Earning to give

From "Join Wall Street. Save the World.

Jason Trigg went into finance because he is after money — as much as he can earn.

The 25-year-old certainly had other career options. An MIT computer science graduate, he could be writing software for the next tech giant. Or he might have gone into academia in computing or applied math or even biology. He could literally be working to cure cancer.

Instead, he goes to work each morning for a high-frequency trading firm. It’s a hedge fund on steroids. He writes software that turns a lot of money into even more money. For his labors, he reaps an uptown salary — and over time his earning potential is unbounded. It’s all part of the plan.

Why this compulsion? It’s not for fast cars or fancy houses. Trigg makes money just to give it away. His logic is simple: The more he makes, the more good he can do.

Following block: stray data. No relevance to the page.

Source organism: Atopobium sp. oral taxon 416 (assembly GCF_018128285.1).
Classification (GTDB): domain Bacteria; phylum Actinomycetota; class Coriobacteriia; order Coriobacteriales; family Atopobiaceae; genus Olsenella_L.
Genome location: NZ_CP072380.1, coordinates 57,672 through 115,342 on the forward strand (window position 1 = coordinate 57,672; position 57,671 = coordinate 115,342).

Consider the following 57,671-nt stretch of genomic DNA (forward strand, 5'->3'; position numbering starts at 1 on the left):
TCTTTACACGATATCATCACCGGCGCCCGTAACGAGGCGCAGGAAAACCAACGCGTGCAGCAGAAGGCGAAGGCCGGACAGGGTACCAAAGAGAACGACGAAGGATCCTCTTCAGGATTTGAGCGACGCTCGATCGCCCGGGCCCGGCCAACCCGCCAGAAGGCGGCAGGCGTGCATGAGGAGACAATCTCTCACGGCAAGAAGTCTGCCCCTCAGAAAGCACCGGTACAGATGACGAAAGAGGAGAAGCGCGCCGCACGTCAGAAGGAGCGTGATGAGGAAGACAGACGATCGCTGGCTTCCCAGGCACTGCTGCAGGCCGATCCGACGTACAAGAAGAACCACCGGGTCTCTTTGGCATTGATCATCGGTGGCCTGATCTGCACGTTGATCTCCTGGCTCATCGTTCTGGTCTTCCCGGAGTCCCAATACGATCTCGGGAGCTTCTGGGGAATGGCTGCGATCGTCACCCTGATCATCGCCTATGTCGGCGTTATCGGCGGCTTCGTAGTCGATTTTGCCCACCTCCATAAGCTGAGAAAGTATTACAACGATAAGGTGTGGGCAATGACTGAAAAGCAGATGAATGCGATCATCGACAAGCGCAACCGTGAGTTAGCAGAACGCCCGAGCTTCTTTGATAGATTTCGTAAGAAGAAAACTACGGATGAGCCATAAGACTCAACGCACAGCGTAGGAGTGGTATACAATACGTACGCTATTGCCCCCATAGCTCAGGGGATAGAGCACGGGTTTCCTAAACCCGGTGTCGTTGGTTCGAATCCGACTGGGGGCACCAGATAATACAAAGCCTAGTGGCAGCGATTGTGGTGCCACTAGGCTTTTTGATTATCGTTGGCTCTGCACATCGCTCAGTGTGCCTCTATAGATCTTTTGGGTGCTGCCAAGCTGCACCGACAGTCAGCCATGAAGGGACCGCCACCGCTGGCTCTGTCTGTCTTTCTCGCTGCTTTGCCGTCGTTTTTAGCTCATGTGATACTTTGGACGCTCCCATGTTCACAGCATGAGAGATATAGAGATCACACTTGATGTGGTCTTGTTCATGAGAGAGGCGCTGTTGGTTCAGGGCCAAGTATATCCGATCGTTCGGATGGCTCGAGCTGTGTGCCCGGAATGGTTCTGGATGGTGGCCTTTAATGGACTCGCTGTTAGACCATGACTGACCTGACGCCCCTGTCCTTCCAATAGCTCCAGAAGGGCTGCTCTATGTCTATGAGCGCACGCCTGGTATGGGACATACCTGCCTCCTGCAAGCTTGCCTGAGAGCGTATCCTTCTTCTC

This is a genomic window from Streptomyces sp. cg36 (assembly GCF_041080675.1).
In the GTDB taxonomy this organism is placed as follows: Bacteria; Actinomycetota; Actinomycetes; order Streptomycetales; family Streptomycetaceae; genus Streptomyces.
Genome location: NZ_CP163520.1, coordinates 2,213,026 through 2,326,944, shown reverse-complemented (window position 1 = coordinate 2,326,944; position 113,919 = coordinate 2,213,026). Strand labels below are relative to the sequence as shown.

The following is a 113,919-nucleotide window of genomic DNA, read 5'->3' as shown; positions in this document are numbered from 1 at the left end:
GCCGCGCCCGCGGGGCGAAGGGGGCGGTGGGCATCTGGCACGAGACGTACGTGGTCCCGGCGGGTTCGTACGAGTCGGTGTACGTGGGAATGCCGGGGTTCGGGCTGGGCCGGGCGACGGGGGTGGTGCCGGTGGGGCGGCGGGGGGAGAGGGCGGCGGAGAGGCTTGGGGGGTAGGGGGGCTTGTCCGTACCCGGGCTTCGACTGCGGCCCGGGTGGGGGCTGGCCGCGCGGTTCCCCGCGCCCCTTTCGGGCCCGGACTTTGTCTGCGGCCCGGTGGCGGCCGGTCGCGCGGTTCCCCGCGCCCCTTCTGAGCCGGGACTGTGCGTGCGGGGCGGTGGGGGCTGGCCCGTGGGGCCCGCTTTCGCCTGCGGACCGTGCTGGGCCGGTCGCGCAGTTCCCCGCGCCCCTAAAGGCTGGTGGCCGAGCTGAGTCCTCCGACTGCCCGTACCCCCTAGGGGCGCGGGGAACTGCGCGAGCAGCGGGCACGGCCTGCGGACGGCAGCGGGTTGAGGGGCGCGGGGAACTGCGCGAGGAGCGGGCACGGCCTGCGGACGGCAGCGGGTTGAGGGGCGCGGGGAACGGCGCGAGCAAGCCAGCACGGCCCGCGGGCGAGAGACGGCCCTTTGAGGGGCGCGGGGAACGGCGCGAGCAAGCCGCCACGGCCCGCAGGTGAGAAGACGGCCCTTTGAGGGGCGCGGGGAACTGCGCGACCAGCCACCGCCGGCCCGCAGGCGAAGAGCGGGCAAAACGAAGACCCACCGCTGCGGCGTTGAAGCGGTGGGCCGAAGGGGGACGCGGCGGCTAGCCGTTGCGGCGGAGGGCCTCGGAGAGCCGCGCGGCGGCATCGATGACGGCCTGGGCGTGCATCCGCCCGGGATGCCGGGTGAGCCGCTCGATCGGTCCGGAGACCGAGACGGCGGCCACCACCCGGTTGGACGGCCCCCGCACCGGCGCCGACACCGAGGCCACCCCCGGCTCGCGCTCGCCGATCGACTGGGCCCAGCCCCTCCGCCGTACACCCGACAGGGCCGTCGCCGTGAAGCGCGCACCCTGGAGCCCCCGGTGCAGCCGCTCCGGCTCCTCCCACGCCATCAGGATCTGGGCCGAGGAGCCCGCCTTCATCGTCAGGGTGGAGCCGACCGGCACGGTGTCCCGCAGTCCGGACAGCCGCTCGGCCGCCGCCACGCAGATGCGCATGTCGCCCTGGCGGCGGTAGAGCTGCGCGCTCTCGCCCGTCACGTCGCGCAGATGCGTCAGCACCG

He’s figured out just how to take measure of his contribution. His outlet of choice is the Against Malaria Foundation, considered one of the world’s most effective charities. It estimates that a $2,500 donation can save one life. A quantitative analyst at Trigg’s hedge fund can earn well more than $100,000 a year. By giving away half of a high finance salary, Trigg says, he can save many more lives than he could on an academic’s salary.

Fascinating article.

Among other tidbits of note: GiveWell, which analyzes charities for actual effectiveness in changing lives with each of your donated dollars, rates Against Malaria Foundation as the single most worthy charity. Their second ranked charity is GiveDirectly, which essentially just transfers your donation to a poor household in Kenya. They have only 2 employees and 8% overhead.

As for Peter Singer, he is fully supportive of earning to give. 

And [Singer] embraces earning-to-give as among the most ethical career choices one can make, more moral than his own, even. “There is a relatively small group of philosophers who actually have a big influence,” he says from his home in Australia. “But otherwise, the marginal difference that you’re going to make as a professor of philosophy compared to somebody else is not all that great.”

Some further discussion of this article here